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Prog Neuropsychopharmacol Biol Psychiatry. 2017 Oct 3;79(Pt B):392-400. doi: 10.1016/j.pnpbp.2017.07.017. Epub 2017 Jul 20.

Role of orbitofrontal sulcogyral pattern on lifetime cannabis use and depressive symptoms.

Author information

1
Brain and Mental Health Laboratory, Monash Institute of Cognitive and Clinical Neurosciences, School of Psychological Sciences, Monash University, Melbourne, Australia.
2
School of Psychology, Illawarra Health and Medical Research Institute, University of Wollongong, Wollongong, Australia.
3
Melbourne Neuropsychiatry Centre, Department of Psychiatry, University of Melbourne, Melbourne, Australia; Orygen, The National Centre of Excellence in Youth Mental Health, Victoria, Australia; Orygen, Centre for Youth Mental Health, The University of Melbourne, Victoria, Australia.
4
Department of Psychiatry, Donders Institute for Brain, Cognition and Behaviour, Radboud University Medical Centre, Nijmegen, The Netherlands; Department of Psychiatry and Psychology, Hospital Clinic, IDIBAPS, CIBERSAM, Institute of Neuroscience, University of Barcelona, Barcelona, Spain.
5
Department of Developmental Psychology, University of Amsterdam, Amsterdam, The Netherlands.
6
Department of Psychiatry, Amsterdam Institute for Addiction Research, Academic Medical Centre, University of Amsterdam, Amsterdam, The Netherlands; Arkin Mental Health Care, Amsterdam, The Netherlands.
7
Department of Psychiatry and Psychology, Hospital Clinic, IDIBAPS, CIBERSAM, Institute of Neuroscience, University of Barcelona, Barcelona, Spain.
8
Melbourne Neuropsychiatry Centre, Department of Psychiatry, University of Melbourne, Melbourne, Australia.
9
Brain and Mental Health Laboratory, Monash Institute of Cognitive and Clinical Neurosciences, School of Psychological Sciences, Monash University, Melbourne, Australia; Melbourne Neuropsychiatry Centre, Department of Psychiatry, University of Melbourne, Melbourne, Australia; School of Psychological Sciences, Institute of Psychology, Health and Society, The University of Liverpool, Liverpool, UK. Electronic address: vlor@liv.ac.uk.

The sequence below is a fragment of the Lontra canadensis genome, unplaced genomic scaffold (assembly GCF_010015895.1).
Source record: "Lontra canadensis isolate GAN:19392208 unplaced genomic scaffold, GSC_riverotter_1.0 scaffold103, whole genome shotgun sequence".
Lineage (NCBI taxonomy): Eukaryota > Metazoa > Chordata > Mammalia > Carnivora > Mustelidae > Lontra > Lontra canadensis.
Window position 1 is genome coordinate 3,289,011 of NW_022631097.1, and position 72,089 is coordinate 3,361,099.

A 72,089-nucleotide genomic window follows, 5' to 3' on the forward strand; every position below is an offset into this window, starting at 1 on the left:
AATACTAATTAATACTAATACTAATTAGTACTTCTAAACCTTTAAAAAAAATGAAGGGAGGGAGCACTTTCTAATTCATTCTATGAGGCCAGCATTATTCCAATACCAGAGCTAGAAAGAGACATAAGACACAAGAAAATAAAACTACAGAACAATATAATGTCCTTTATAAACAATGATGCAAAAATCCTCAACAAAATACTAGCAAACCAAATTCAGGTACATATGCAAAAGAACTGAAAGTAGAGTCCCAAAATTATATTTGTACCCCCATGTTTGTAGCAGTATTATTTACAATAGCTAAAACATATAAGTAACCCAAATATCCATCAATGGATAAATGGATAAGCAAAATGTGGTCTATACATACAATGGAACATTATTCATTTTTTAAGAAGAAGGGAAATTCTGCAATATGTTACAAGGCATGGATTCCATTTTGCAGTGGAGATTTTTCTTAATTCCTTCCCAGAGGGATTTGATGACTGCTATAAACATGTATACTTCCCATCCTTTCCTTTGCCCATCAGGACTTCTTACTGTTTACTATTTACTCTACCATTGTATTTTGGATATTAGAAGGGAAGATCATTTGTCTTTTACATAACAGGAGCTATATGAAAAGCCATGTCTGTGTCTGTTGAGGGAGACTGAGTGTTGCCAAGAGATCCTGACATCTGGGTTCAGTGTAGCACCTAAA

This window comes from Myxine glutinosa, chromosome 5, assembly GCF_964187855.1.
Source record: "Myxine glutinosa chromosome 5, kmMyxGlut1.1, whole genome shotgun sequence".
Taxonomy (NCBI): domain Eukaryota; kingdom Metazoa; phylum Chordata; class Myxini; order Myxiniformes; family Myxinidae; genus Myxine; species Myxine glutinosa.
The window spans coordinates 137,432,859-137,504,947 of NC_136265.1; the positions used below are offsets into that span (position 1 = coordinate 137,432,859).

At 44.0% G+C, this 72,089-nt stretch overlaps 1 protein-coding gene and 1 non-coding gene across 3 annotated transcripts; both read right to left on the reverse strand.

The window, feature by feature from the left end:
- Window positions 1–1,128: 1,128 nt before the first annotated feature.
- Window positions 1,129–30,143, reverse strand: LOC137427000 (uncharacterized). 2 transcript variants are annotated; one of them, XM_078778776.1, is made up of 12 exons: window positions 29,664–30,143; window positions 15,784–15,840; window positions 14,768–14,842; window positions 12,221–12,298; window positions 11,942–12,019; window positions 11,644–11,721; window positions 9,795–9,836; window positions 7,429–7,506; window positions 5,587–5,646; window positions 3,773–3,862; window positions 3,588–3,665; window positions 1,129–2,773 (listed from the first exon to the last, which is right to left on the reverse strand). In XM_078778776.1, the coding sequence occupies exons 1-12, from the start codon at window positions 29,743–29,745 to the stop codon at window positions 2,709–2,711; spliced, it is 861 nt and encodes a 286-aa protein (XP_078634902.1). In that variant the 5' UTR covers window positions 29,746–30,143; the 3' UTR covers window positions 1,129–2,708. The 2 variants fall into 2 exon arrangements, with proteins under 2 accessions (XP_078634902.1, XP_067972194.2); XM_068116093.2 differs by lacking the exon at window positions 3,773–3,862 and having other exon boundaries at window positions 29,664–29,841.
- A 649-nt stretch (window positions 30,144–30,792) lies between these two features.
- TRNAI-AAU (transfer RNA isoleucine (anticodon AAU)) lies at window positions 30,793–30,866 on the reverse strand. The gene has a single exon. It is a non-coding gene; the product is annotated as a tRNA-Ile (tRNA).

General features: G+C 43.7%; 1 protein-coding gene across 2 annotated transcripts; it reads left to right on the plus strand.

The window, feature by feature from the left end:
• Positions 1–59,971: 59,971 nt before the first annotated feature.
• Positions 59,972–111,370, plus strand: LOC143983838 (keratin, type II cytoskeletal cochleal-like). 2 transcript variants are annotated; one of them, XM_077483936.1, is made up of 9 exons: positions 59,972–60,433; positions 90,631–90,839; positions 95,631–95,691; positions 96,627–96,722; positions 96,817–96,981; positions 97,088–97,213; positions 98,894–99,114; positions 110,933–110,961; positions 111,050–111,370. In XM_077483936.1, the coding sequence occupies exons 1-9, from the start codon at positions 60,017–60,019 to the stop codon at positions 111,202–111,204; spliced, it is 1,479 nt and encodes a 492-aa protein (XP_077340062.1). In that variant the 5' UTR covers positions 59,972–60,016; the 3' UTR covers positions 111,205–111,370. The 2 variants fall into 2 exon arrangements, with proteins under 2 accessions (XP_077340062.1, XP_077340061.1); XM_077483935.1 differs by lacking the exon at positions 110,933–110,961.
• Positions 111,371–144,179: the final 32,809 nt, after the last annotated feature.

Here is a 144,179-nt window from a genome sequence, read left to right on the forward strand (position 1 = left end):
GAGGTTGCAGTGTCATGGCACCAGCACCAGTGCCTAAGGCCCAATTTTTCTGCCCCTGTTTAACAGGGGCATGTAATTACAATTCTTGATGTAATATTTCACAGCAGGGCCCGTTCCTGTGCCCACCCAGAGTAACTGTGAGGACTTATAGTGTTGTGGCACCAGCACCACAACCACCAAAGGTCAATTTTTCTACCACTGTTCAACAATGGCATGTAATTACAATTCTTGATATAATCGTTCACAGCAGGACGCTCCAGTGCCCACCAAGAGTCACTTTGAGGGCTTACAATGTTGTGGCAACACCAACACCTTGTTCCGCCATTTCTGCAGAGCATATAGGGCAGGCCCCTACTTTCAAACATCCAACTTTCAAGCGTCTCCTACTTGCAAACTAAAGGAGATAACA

Abstract

Orbitofrontal cortex (OFC) sulcogyral patterns are stable morphological variations established early in life. They consist of three distinct pattern types, with Type III in particular being associated with poor regulatory control (e.g., high sensation seeking and negative emotionality, low constraint), which may confer risk for earlier onset of cannabis (CB) use and greater use in later life. The OFC sulcogyral pattern may therefore be a stable trait marker in understanding individual differences in substance-use vulnerability and associated affective disturbances in users. In a large multisite cross-sectional study, we compared OFC pattern type distribution between 128 healthy controls (HC) and 146 CB users. Within users (n=140), we explored the association between OFC pattern type and CB use level, and subsequently if level of CB use informed by OFC pattern type may mediate disturbances in affective tone, as indexed by depressive symptoms. While OFC pattern distribution did not distinguish between HC and CB groups, it informed greater lifetime use within users. Specifically, CB users with pattern Type III in the right OFC tended to use more CB over their lifetime, than did CB users with pattern Type I or II. Greater lifetime CB use was subsequently associated with higher depressive symptoms, such that it mediated an indirect association between right OFC pattern Type III and higher depressive symptoms. The present study provides evidence for neurobiological differences, specifically sulcogyral pattern of the OFC, to modulate level of CB use, which may subsequently influence the expression of depressive symptoms.

KEYWORDS:

Cannabis; Dependence; MRI; Orbitofrontal cortex; Sulcogyral pattern

PMID:
28734940
DOI:
10.1016/j.pnpbp.2017.07.017
[Indexed for MEDLINE]

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